Imaging seismic velocity structure beneath the Iceland hot spot: A finite frequency approach

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Tomographic models based on hypothetically infinite frequency ray interpretation of teleseismic travel time shifts have revealed a region of relatively low P and S wave speeds extending from shallow mantle to 400 km depth beneath Iceland. In reality, seismic waves have finite frequency bandwidths and undergo diffractive wave front healing. The limitation in ray theory leaves large uncertainties in the determinations of the magnitude and shape of the velocity anomaly beneath Iceland and its geodynamic implications. We developed a tomographic method that utilizes the banana-shaped sensitivity of finite frequency relative travel times from the paraxial kernel theory. Using available seismic data from the ICEMELT and HOTSPOT experiments, we applied the new method to image subsurface velocity structure beneath Iceland. Taking advantage that the sensitivity volume of broadband waveforms varies with frequency, we measured relative delay times in three frequency ranges from 0.03 to 2 Hz for P and 0.02 to 0.5 Hz for S waves. Given similar fit to data, the kernel-based models yield the root-mean-square amplitudes of P and S wave speed perturbations about 2-2.8 times those from ray tomography in the depths of 150-400 km. The kernel-based images show that a columnar low-velocity region having a lateral dimension of ∼250-300 km extends to the base of the upper mantle beneath central Iceland, deeper than that resolved by the ray-based studies. The improved resolution in the upper mantle transition zone is attributed to the deeper crossing of broad off-path sensitivity of travel time kernels than in ray approximation and frequency-dependent wave front healing as an intrinsic measure of the distance from velocity heterogeneity to receivers. Copyright 2004 by the American Geophysical Union.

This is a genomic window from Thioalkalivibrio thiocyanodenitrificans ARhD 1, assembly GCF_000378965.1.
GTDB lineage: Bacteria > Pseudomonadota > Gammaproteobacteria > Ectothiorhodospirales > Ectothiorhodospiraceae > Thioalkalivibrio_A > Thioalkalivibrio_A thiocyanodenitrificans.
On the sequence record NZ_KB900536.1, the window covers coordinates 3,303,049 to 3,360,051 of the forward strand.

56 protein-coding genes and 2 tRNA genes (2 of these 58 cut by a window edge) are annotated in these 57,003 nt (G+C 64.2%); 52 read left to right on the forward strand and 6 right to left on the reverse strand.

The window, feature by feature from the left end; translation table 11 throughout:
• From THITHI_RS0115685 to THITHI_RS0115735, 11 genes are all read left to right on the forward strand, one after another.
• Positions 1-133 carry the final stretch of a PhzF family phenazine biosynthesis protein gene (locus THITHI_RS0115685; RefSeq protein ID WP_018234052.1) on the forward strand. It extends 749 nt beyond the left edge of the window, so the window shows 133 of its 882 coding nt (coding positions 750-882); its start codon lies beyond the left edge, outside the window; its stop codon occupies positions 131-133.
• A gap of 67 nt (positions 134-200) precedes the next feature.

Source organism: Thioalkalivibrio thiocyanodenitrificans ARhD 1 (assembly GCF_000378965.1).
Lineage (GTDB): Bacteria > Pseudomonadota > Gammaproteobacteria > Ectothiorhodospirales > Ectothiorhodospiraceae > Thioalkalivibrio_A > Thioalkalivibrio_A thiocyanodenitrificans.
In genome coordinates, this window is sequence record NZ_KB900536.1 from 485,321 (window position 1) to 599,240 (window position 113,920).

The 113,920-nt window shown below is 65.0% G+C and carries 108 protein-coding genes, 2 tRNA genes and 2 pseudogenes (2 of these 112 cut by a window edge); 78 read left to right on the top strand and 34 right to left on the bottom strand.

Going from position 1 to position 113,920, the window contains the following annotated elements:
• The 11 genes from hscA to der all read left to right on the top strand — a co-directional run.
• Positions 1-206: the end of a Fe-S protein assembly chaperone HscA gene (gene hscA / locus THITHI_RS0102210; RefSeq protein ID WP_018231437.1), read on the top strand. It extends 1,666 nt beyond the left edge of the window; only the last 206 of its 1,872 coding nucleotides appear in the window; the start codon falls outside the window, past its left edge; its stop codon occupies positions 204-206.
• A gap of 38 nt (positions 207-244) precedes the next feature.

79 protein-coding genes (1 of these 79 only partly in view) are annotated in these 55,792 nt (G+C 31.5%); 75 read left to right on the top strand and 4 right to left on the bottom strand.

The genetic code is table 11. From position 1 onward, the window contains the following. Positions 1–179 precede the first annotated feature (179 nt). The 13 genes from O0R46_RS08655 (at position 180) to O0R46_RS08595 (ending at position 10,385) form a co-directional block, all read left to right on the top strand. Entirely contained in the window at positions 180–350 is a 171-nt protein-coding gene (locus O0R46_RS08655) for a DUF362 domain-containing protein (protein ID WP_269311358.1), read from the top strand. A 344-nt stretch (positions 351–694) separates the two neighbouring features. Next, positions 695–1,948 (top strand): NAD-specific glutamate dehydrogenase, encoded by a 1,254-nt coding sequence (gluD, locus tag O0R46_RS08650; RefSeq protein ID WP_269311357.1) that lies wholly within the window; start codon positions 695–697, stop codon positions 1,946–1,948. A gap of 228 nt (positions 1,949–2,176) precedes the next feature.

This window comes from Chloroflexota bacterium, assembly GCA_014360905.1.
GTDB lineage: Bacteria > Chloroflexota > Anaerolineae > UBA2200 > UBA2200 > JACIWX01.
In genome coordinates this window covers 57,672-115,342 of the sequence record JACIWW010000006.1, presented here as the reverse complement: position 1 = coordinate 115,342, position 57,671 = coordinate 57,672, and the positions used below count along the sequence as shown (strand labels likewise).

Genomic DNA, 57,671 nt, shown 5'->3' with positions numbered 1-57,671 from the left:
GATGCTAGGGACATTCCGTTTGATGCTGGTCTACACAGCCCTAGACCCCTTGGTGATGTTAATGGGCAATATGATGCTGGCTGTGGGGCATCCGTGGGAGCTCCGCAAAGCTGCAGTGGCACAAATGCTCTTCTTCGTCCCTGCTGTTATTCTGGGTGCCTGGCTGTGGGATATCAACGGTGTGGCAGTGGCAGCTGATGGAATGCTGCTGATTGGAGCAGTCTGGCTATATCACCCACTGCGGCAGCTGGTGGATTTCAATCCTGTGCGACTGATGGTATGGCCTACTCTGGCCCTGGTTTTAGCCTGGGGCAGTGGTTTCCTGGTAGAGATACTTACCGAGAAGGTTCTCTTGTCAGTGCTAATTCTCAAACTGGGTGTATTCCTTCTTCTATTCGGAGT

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Journal of Geophysical Research: Solid Earth